Monolayer cultures on glass coverslips were fixed with 4% paraformaldehyde for 10 minutes, permeabilized with 0.2% Triton X-100 for 3 minutes, and blocked with 1.5% bovine serum albumin in PBS for 30 minutes. Cells were double-stained by incubation with a mixture of rabbit polyclonal antibody to HDAg and mouse monoclonal antibody to STAT1 or to STAT2 for 1 hour at room temperature. After three washes with PBS, cells were incubated for 45 minutes at room temperature with a mix of a rhodamine-conjugated goat anti-rabbit antibody (Jackson ImmunoResearch Laboratories Inc., West Grove, PA) and an Alexa Fluor 488-conjugated goat anti-mouse antibody (Invitrogen, Basle, Switzerland). After extensive washing with PBS, coverslips were mounted on glass slides with Vectashield (Vector Laboratories, Burlingame, CA) containing 4′,6-diamidino-2-phenylindole and viewed with an epifluorescence microscope (Axioskop 2; Carl Zeiss, Oberkochen, Germany). Images were acquired with an Axiocam color charge-coupled device camera (Carl Zeiss, Oberkochen, Germany).


Results were expressed as means ± standard deviation of three independent experiments. For statistical comparison, significance was evaluated using the Student t test. Values of P < 0.05(*) and P < 0.005(**) were considered statistically significant.


Transfection of Huh-7 Cells with HDV.

To investigate whether HDV interferes with IFN signaling, we used an in vitro system that was reported to allow HDV replication.33 Cultures of Huh-7 cells were transfected with plasmid pSVL(D3), coding for full-length, replicating HDV RNA, and, at regular intervals thereafter, proteins were extracted and examined by immunoblot analysis for the presence of the two HDAg isoforms, HDAg-S and HDAg-L (Fig. 1). As expected, both HDAgs were present, and the amount of HDAg-L increased with time and became similar to that of HDAg-S at 9 days posttransfection. Based on this observation and on the fact that in this system HDV replication reaches a maximum at 9 days after transfection,45 all the following analyses were performed at this time point. The efficiency of transfection was comparable among different experiments and typically amounted to approximately 20%, as determined by counting HDAg-positive cells under the fluorescence microscope in six randomly selected fields per each of three independent experiments.

Figure 1.

Kinetics of HDAg-S and HDAg-L synthesis. Huh-7 cells were transfected with HDV cDNA, and the expression of the two isoforms of the HDV antigen was analyzed at 3, 6, and 9 days posttransfection by immunoblot analysis using a polyclonal antibody that recognizes both HDAg-S and HDAg-L.

HDV Down-Regulates IFN-Induced Gene Expression.

We examined whether HDV transfection antagonizes IFN-α activity by interfering with the activation of ISGs, whose protein products mediate a variety of specific IFN-dependent antiviral responses. To this purpose, Huh-7 cells were transfected with a vector carrying the hygromycin-resistance gene alone or along with pSVL(D3) and were selected with hygromycin B to obtain a population of cells, most of which were expressing the viral proteins. Thus, we compared the induction of three IFN-stimulated response element–controlled cellular genes, PKR, MxA, and 2′,5′-OAS, by real-time PCR analysis on untransfected versus HDV-transfected cells treated with IFN-α or left untreated (Fig. 2). In the absence of IFN-α stimulation, for none of the genes analyzed did we observe a significant difference in activation when we compared HDV-transfected and untransfected cells. Conversely, addition of IFN-α on untransfected cells resulted in a significant (>fivefold) induction of PKR, and this effect was even stronger (>50-fold) for both MxA and 2′,5′-OAS. Similar effects were observed after IFN-α treatment of HDV-transfected cells. However, in this case, transcriptional activation of all three genes under examination was significantly weaker as compared with untransfected cells (P < 0.05 for PKR and P < 0.005 for both MxA and 2′,5′-OAS, Student t test). These observations strongly suggest that HDV can interfere with the JAK-STAT signal transduction pathway in response to IFN-α, leading to inefficient gene expression.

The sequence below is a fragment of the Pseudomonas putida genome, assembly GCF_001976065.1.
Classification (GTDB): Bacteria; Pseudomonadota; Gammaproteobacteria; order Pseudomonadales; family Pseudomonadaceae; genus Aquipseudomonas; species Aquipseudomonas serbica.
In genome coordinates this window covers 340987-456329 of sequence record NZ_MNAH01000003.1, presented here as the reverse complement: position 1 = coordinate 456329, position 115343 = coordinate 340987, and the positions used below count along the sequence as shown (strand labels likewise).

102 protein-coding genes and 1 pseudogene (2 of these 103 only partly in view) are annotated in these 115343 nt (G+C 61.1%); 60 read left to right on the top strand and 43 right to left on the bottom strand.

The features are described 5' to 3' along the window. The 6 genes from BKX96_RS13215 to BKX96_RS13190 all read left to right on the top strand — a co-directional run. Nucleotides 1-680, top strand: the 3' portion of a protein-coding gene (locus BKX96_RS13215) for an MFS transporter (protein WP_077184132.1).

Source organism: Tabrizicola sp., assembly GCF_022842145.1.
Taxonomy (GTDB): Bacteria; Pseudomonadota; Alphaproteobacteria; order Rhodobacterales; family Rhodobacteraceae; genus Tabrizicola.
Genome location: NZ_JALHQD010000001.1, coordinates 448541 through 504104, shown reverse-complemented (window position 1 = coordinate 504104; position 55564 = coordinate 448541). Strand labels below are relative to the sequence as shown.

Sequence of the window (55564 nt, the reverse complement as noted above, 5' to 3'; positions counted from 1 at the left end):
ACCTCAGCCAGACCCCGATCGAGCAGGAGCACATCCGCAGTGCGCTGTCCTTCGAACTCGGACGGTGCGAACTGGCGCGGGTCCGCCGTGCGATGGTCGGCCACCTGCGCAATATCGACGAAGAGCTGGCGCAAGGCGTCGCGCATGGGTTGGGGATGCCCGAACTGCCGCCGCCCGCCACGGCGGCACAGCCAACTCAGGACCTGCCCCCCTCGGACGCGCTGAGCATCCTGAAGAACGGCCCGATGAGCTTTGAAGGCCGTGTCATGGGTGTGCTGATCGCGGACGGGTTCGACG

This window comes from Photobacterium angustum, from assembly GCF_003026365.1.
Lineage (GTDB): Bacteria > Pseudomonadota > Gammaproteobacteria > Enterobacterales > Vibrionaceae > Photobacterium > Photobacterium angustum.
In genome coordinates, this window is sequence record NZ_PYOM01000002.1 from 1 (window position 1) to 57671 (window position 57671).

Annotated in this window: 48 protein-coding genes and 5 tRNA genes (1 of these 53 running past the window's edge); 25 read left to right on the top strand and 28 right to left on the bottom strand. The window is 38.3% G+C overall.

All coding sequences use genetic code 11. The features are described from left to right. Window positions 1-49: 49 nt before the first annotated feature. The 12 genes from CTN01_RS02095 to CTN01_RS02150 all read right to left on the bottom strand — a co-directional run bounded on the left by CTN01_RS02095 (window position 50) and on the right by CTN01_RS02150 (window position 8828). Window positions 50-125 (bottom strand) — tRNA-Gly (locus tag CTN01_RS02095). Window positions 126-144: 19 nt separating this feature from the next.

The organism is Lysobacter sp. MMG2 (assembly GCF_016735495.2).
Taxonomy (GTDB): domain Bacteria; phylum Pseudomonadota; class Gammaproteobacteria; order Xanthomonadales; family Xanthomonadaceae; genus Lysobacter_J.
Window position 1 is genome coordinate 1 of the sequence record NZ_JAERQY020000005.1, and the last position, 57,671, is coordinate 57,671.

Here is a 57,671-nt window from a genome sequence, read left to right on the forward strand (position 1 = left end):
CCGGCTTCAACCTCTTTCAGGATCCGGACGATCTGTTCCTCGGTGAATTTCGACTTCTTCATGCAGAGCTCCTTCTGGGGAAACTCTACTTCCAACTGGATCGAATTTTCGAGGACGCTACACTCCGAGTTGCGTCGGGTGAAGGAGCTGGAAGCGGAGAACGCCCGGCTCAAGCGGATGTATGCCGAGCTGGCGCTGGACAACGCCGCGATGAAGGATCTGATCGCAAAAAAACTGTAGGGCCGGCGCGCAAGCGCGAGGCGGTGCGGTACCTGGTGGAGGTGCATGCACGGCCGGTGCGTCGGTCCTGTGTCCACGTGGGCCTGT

Figure 2.

HDV inhibition of IFN-α–stimulated genes. Huh-7 cells were transfected with either pcDNA3.1/Hygro alone (Huh-7) or with a mix of HDV cDNA and pcDNA3.1/Hygro [Huh-7 pSVL(D3)], and then selected with hygromycin B. Nine days after transfection, cells were treated for 8 hours with 1000 U/mL IFN-α (+), or were left untreated (−). The expressions of the IFN-α–stimulated genes MxA, 2′,5′-OAS and PKR were measured by real-time reverse transcription PCR in three independent samples (each sample was measured in triplicate). Shown are the mean values and the standard deviations. The IFN-α–elicited transcriptional induction of all three target genes is inhibited in HDV-transfected compared with untransfected Huh-7 cells (*P < 0.05; **P < 0.005; Student t test).

HDV Prevents Nuclear Targeting of STAT1 and STAT2.

Negative regulation of IFN-α signaling could provide one mechanistic explanation for the observed defect in ISG activation in the presence of HDV. Recent reports have shown that different viruses are able to inhibit the activation of STAT1 and/or STAT2 and their translocation to the nucleus in response to IFN stimulation.46–48 To examine the potential of HDV to influence the cellular distribution of one or both the STAT proteins, we performed an indirect immunofluorescence assay on IFN-α–treated transfected cells, using antibodies that specifically recognize STAT1 and STAT2 (Fig. 3). As expected, in normal cells IFN-α promoted nuclear accumulation of STAT1 and STAT2 (Fig. 3A, B, top rows). In contrast, the analysis of transfected cells clearly revealed that HDV severely impaired the translocation to the nucleus of both STAT proteins (Fig. 3A, B, bottom rows). In fact, the presence of a mixed population of HDV-transfected and untransfected cells allowed clear visualization of STAT1 and STAT2 staining only in the nuclei of untransfected cells, whereas the nuclei of neighboring transfected cells stained just very faintly. The inability of STAT1 and STAT2 to translocate efficiently to the nucleus in response to IFN-α treatment in transfected cells as detected by immunofluorescence was a first indication that activation (in other words, phosphorylation) of these proteins may be inhibited by HDV replication.